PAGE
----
GARNER — Garner found someone to give it about $10 million, and at a low price.
At the Dec. 10 auction, FTN Financial, a division of First Tennessee Bank National Association, beat out seven other bids by offering the town a 3.379 percent interest rate on the 20-year loan.
Though rates are not as low as those from 2012 and early 2013, the town did catch rates at relatively historic lows. In addition, the town’s high credit rating helped it secure a competitive rate, and reduces the cost of borrowing the money for the town. That means long-term projections for the $35.7 million bond measure – already designed conservatively and deemed in a safe range by experts – appear to be on even more solid ground.
“It went well,” town Finance Director Emily Lucas said. “We were very pleased.”
The lender also offered a premium: They will give Garner $10,056,000 in January for a $9,805,000 bond (the principal Garner will pay back plus the interest). Lucas said premiums were common in the market leading up to the sale. She said that money will take care of issuance costs including the town’s financial advisor and bond attorney fees rather than having it come out of principal.
“They lock in at that 3.379 percent. Right now that’s a good interest rate for investors,” Lucas said, explaining why the lender offered the premium.
The money, which Garner will officially receive on Jan. 2, will fund various capital projects over the next year-plus, including the new police station currently in the design phase. It represents the first borrowing in a $35.7 million bond measure that voters passed in March. FTN Financial will sell the bonds (and the towns payments) to investors seeking safe returns.
Davenport & Associates, the town’s financial advisors, had drawn up long-term projections. In payback schedules, the firm projected a conservartive 4 percent interest rate on the first round of borrowing, and 4.5 on future rounds to be sure the town would have money to pay down debt without having to slash its budget or raise property taxs more than the 2.75 percent promised to voters. The rate of that first round of borrowing will cost 15.5 percent less than projected.
The town plans to dip into reserves during the early years of the bond to avoid raising taxes before 2015 or excceed 2.75 cents on any tax hikes and still get projects moving. That puts some pressure on early borrowing rates and revenue growth, pressure the lower rate alleviates.
Other than the police station, projects include a $7.8 million recreation center, a new Town Hall facility to be built when the police have moved into their new station, sidewalks, greenways, downtown improvements and road upgrades.
Fund balance hefty, but delicate
Town policy requires its fund balance to be equal to at least 30 percent of its $25.7 million annual budget. Currently uncommitted reserves roughly double that, but to Lucas, there’s less room for error. About $7 million of that overage has been dedicated to helping bond projects, with later bond loans helping rebuild the fund balance beyond its current state eventually.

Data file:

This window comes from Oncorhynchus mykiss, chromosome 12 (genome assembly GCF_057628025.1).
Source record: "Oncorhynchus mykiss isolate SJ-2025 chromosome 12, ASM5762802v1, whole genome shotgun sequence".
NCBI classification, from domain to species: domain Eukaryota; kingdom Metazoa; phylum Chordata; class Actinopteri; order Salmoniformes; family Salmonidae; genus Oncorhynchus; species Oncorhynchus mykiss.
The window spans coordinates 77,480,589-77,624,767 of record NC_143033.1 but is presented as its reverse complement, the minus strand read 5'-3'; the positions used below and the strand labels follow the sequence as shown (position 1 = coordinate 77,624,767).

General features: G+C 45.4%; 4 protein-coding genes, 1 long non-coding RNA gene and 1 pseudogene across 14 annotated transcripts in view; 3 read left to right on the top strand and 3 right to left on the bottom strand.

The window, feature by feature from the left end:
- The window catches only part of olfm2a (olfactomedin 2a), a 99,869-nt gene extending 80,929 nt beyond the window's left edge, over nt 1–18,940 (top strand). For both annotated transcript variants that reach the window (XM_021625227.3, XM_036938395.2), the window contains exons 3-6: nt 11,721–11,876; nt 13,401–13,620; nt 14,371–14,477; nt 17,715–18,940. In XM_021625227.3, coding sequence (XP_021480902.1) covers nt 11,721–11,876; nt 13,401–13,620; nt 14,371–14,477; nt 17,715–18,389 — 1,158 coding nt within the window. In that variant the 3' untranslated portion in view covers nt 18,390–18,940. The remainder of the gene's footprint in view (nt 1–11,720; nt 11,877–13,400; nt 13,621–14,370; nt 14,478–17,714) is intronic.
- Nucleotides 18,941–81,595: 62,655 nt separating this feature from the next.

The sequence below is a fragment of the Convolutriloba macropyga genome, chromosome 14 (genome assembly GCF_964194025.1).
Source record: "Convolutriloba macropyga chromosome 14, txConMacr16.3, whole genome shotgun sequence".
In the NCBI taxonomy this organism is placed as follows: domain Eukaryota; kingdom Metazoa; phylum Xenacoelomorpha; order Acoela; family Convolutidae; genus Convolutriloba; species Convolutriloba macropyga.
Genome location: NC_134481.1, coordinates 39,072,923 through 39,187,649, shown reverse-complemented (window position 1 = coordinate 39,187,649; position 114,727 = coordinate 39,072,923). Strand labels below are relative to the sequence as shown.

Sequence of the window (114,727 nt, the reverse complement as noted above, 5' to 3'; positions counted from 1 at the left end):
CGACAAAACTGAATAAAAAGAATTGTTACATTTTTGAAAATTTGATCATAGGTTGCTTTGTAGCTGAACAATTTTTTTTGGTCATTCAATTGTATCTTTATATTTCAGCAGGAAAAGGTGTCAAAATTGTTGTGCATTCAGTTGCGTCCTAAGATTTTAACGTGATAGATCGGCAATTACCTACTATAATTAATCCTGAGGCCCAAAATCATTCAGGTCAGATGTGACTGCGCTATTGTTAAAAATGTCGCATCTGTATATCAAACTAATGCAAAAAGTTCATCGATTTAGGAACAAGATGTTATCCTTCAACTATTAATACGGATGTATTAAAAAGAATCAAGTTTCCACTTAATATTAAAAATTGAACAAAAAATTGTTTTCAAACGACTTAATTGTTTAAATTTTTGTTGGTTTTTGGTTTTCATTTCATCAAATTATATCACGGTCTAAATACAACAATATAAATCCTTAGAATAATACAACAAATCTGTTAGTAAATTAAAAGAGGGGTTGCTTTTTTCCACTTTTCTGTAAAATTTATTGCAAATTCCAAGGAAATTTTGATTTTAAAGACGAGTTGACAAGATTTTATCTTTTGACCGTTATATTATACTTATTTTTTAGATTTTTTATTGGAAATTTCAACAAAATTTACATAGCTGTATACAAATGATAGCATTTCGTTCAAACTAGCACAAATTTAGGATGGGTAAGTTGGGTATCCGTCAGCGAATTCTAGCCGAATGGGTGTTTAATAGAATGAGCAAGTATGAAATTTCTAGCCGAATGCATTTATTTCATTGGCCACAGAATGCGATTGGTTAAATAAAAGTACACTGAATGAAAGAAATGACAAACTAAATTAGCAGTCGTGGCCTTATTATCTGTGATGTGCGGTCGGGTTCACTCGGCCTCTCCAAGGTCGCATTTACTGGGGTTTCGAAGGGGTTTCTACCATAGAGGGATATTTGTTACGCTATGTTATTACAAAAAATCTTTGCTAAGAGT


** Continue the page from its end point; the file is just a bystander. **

During the bond spending process, cash flow will temporarily drop the balance to near-zero according to projections – though those projections plug interest rates and expected growth conservatively.
With the town taking on two-thirds of the cost of burying the power lines as part of the White Oak expansion and U.S. 70 road project (a cost about $265,000 greater than initially budgeted to simply move the lines), she had cautioned council members that the unbudgeted amount could push the fund balance below 30 percent during that cash flow crunch in a few years.
That could force either changes to planned spending or a violation of town fiscal policy absent other adjustments. (The town now expects to pay about $631,500 to the developers, including $281,500 to bury the wires.)
If the town violates its fiscal policy, future credit ratings (the next would likely come before the next round of bond borrowing in roughly two years) could be affected, which could cause lenders to offer less competitive interest rates.
But that risk is years off with a lot of moving parts to settle in the meantime. While Lucas counts the money as spent for planning purposes, the policy technically wouldn’t be violated until the cash balance actually slipped below 30 percent of the budget. Lucas said the town is working to find another source for the funds. The U.S. 70 project came in below budget, though contingencies could reduce any surplus, which the federal government would share. The low bond interest rate could also build in some wiggle room.
Lucas said a more precise fiscal picture would emerge at the end of the fiscal year in the summer.
Jahner: 919-829-4822; Twitter: @garnercleveland